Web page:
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Question DetailsAsked on 7/14/2015

how many bundles of shingles to repair a 665 square foot carport with 3 tab shingles

I am replacing a roof that is 665 SF on a carport. How many bundles or squares of shingles will I need?

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You can google a search phrase like this to get articles on estimating roofing materials needs -


what percentage excess shingles to order


Several of the main manufacturers also have estimators on their websites - some pretty simple, some pretty detailed.


First you have to measure the actual roof square footage - the on-the-slope square footage for the actual roof including all overhangs, NOT measured based on the footprint of the building itself, so the roof is typically 20-40% larger than the house itself - sometimes more, and of course with no overhangs not greratly more because the increase in square footage is only due to the slope of the roof.


Then figure excess needs for end-of-row throwaway cutoffs, ridge shingles (don't forget overlap), eave and gable starter row shingles, a bit for errors in cutting and the occasional bad shingle or one that tears pulling it off the bundle, adjusting for any dormers, etc. Plus adjustment if you are not using the same "show" or "exposure" (amount of shingle showing under the next row up, which is commonly 4 to 5-1/2 inches but can range from 3 to as much as 6 depending on desired overlap and brand of shingle) as the manufacturer assumes for its coverage numbers. Then compute a wastage percentage or square footage based on the above factors and number of angled wall intersection and valley cutoffs or overlaps/interweaving, which have substantial trimming throwaway or overlap. This added demand number may be as low as 3-5% or so for a large simple single-ridge gabled roof with no valleys or dormers, on up to as much as 20% or more for some of the current day architect's nightmares with multiple valleys, several ridges, dormers, multi-level roof, etc. Also, the smaller the roof the greater percentage needed for starter row and ridge shingles - so the extra shingle need for a small shed or playhouse for instance can run to 30-40% more than measured square footage, whereas for a very large and deep single-ridge ranch it can get as low as 3-5% or so.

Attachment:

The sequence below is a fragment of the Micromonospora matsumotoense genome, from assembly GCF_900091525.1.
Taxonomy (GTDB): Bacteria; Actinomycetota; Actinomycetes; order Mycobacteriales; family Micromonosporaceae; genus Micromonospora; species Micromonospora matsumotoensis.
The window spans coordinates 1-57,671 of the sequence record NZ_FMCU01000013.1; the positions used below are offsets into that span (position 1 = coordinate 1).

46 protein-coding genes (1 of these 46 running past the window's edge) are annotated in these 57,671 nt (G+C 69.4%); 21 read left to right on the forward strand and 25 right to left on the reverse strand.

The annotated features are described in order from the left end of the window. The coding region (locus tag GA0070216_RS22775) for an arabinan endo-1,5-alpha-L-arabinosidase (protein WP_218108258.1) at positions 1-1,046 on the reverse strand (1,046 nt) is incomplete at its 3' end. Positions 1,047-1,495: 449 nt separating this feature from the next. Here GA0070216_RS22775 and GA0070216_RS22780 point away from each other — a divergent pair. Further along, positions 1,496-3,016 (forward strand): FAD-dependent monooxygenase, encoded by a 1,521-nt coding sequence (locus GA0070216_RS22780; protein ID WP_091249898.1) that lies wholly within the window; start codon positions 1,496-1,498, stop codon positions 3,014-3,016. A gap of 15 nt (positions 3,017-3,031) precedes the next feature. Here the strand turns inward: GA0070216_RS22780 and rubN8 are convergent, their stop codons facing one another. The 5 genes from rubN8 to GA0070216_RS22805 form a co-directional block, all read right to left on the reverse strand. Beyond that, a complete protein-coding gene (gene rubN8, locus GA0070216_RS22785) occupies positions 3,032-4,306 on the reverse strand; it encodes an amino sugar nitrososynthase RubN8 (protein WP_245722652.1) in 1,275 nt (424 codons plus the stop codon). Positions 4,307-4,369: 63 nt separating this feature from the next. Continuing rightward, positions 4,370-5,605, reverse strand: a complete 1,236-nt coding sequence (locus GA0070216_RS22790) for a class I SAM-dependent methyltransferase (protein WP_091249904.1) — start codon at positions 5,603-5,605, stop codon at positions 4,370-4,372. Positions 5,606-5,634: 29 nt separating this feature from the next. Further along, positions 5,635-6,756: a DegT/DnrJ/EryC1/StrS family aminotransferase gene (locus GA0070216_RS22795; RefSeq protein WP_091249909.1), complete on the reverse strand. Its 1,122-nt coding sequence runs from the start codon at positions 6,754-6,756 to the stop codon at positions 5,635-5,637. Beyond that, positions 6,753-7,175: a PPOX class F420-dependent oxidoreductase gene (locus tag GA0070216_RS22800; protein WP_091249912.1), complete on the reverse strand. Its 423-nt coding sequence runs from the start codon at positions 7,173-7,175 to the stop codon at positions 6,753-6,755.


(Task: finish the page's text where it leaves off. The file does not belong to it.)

Of course, if your carport is a simple single slope without many of the above, much simpler to figure your need - may be only starter rows and a bit of wastage.


I also recommend ending up with at least a full bundle plus any remaining part bundle of shingles at the end of the job, for repairs on a house reroof - perhaps half a bundle minimum for your carport. Having an extra bundle (or even 2 on a larger house) also gives you some backup in case you hit a bad set of shingles or ones with stray asphalt sprayed over them in the course of the work - nothing worse than running out of shingles in the middle of the job. Most distributors will take back unopened bundles for a refund.


If 665 SF was the actual square footage on-the-slope of your carport, that is 6.65 squares (there are 100 SF per square) without allowance for cutoffs and ridge shingles and starter shingles and such - which might be 2 bundles with some 5-tab shingles, 3 bundles per square with simple 3-tab shingles from most manufacturers, but could be 4 or 5 or even 6 bundles with architectural and multi-layer shingles - and there are a few manufacturers out there that ship in bundles that do not add up to an even number of bundles per square at all - like it might take 2.7 bundles/square for instance. In addition, metric shingles are showing up, so the bundles are sometimes sized not for so many bundles per 100SF but rather maybe 3 square meters per bundle or such.


And don't forget with water barrier and ice and water shield to allow for the overlaps - end and row to row, and also the end overlaps for flashing.

Answered 4 years ago by LCD




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